It was at least 35 years ago, possibly to the month, that my family discovered fried yellow squash. I don't know why it took so long, or why my mother decided it was the thing to cook, but I remember clearly my first astonished bite of this simple preparation. It was rich and crispy on the outside, sweet and juicy on the inside. Amazing. It became our signature "tease-the-visitors" dish. The entire family would watch while the unsuspecting guest lifted a fork and tasted the golden morsels. "What is this?" they would ask.
There was really nothing to it. Pick the squash, slice it into quarter-inch-thick rounds, dredge them in flour, salt and pepper, fry invegetable oil until crisp and golden brown. Once, when my mother and I were giving a party, we tried to serve fried squash as an appetizer. My mother could hardly keep the stuff in the pan long enough to cook. There was no question of "serving" it; it was gone before it could hit a platter.
That was a simpler time, perhaps, and food issues were less complex. Today's fat-inhibited diners might turn up their noses at something fried and accuse us of trying to clog their arteries. (Though I can't stop you from trying it in the privacy of your own kitchen.)
The yellow, or crookneck, squash, however, is one of the most versatile of vegetables. It can be grilled, baked, stir-fried, sauteed or served raw in salads or with dips; it is especially good with other squashes and with onions. It is low in calories -- a half-cup of raw, sliced squash has only 12 -- and has only 0.2 grams of total fat, no cholesterol, and 1 milligram of sodium. It has significant amounts of carotene (vitamin A) and folic acid, plus calcium, phosphorus, and potassium.
A new cookbook by Courtney Parker, Mississippi-born and -raised cooking instructor, caterer and writer, rescues crookneck squash from the frying pan and puts it in the modern mainstream with her recipe for squash soup. The recipe below is adapted slightly for simplicity. The soup, served with a green salad and crunchy French bread, would make a great light summer supper. Ms. Parker's book is called "How to Eat Like a Southerner and Live to Tell the Tale: Traditional Recipes Made Light" (Clarkson Potter, 1992, $20).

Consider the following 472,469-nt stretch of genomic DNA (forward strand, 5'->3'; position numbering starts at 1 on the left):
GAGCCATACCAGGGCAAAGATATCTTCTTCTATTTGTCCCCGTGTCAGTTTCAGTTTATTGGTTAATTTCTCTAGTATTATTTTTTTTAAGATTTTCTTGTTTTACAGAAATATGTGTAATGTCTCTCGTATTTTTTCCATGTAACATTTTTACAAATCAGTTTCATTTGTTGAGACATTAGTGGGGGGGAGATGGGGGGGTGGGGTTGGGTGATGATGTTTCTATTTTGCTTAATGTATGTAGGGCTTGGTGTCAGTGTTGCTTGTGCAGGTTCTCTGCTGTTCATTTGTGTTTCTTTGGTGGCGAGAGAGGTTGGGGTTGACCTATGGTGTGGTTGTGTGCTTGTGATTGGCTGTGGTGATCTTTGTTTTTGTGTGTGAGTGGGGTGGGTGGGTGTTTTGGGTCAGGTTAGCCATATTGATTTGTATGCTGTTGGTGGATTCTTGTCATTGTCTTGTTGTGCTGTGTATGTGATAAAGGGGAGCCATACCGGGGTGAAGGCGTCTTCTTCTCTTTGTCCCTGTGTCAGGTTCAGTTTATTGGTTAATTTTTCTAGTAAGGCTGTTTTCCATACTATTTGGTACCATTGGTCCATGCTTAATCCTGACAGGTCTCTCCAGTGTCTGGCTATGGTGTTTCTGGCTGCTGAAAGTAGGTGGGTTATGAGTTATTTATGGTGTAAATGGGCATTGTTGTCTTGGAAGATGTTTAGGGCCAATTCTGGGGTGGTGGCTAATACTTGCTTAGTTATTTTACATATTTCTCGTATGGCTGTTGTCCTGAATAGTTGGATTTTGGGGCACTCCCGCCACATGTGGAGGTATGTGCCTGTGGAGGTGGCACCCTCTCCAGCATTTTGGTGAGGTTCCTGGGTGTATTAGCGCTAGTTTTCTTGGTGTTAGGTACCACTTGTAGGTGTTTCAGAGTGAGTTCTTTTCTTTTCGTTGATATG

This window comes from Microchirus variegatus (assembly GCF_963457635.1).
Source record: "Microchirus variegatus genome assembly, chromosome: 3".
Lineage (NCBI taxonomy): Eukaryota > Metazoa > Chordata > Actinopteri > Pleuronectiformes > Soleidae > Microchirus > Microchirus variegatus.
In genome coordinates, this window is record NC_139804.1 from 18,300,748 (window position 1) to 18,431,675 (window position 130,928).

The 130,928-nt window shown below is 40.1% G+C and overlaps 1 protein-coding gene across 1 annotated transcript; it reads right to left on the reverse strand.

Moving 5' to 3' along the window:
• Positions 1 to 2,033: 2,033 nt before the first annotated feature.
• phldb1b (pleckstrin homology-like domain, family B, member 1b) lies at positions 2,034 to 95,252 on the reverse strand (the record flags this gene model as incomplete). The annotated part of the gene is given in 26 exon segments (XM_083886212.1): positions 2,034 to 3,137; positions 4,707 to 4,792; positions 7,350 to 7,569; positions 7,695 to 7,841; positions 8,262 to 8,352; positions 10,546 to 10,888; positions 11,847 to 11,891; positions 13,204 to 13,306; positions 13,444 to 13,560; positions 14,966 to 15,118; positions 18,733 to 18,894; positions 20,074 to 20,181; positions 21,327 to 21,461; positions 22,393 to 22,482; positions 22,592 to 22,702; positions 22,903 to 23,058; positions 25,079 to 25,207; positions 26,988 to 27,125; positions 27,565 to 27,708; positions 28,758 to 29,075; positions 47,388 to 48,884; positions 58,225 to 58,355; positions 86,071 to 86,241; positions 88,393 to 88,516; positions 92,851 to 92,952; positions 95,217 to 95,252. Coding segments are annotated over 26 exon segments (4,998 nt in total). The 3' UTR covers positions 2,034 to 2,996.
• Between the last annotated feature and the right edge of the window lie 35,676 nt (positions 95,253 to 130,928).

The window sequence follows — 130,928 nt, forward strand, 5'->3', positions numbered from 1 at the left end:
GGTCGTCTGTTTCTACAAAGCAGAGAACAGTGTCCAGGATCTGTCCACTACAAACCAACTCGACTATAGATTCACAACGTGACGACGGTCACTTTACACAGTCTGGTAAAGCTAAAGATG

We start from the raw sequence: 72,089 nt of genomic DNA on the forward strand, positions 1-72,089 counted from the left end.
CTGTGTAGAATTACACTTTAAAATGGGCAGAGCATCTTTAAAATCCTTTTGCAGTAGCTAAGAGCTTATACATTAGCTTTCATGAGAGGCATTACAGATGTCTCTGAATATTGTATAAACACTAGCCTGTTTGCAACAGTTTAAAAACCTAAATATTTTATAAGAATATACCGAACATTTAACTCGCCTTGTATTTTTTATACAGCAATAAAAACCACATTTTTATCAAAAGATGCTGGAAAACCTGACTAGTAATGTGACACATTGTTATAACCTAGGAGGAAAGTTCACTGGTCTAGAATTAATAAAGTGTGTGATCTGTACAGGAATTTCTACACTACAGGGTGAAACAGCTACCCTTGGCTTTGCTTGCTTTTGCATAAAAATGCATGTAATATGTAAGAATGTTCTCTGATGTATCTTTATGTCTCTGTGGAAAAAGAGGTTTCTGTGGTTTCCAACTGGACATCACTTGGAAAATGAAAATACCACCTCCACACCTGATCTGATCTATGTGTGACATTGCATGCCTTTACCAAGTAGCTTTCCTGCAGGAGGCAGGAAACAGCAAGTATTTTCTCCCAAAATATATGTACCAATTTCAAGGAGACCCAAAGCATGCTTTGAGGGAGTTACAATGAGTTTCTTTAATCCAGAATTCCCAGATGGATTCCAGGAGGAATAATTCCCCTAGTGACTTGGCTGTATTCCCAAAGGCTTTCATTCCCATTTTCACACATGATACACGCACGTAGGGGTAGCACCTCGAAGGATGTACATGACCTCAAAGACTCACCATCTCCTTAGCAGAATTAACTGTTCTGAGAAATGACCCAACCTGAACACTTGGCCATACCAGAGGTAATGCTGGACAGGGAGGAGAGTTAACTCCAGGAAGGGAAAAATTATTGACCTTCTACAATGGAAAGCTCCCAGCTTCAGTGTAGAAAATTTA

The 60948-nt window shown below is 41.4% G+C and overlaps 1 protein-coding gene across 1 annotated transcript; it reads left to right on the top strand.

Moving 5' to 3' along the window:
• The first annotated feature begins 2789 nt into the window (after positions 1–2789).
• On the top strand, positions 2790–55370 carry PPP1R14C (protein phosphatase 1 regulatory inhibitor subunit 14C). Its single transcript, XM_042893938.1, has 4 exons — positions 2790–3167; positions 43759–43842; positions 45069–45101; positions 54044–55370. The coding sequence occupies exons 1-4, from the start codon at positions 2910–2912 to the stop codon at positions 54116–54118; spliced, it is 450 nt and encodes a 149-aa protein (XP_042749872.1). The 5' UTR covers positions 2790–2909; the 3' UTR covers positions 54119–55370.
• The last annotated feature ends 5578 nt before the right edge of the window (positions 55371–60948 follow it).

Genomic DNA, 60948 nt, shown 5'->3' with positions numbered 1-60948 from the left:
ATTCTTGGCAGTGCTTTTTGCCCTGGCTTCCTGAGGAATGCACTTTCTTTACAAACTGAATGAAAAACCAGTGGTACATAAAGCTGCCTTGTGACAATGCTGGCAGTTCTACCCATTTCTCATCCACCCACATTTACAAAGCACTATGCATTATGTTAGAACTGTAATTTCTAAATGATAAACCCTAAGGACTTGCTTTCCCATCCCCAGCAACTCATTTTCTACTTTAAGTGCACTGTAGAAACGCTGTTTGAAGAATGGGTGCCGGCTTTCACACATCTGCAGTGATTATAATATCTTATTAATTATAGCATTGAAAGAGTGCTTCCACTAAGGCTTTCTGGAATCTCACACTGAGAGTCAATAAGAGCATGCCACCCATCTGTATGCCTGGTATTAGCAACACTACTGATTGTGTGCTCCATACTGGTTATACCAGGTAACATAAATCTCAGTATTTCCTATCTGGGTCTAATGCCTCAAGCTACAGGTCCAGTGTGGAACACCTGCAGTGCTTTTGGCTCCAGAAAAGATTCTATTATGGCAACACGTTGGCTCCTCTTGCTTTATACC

Crookneck squash and red onion soup
1 large sweet potato, baked
2 cups chopped red onion (about 2 medium red onions)
8 cups chopped crookneck squash (about 4 pounds)
5 cups chicken stock (homemade, defatted preferred)
1 teaspoon salt
1/2 teaspoon sugar
1/4 teaspoon ground coriander
2/3 cup plain low-fat yogurt
1 tablespoon margarine
To bake potato in oven: Heat oven to 400 degrees. Bake the sweet potato for about an hour or until quite soft. Set aside until cool enough to handle.
To bake potato in microwave: Scrub potato and pierce with fork. Place on microwavable dish and cook 4 to 6 minutes on high, and let stand 5 minutes.
In the meantime, place the red onion, squash and 3 cups of the stock in a large kettle. Bring to a bubbling boil over medium-high heat, then simmer for 25 minutes or until the squash is quite soft.
Scoop out the sweet potato pulp (you should have about 1 1/2 cups) and puree it along with the vegetable mixture in a food processor or blender. (You may have to do it in batches.) Return the mixture to the kettle and stir in the remaining 2 cups of stock. Stir in salt, sugar and coriander. Simmer on low for 10 minutes until heated through, then stir in the yogurt and margarine. Serve immediately.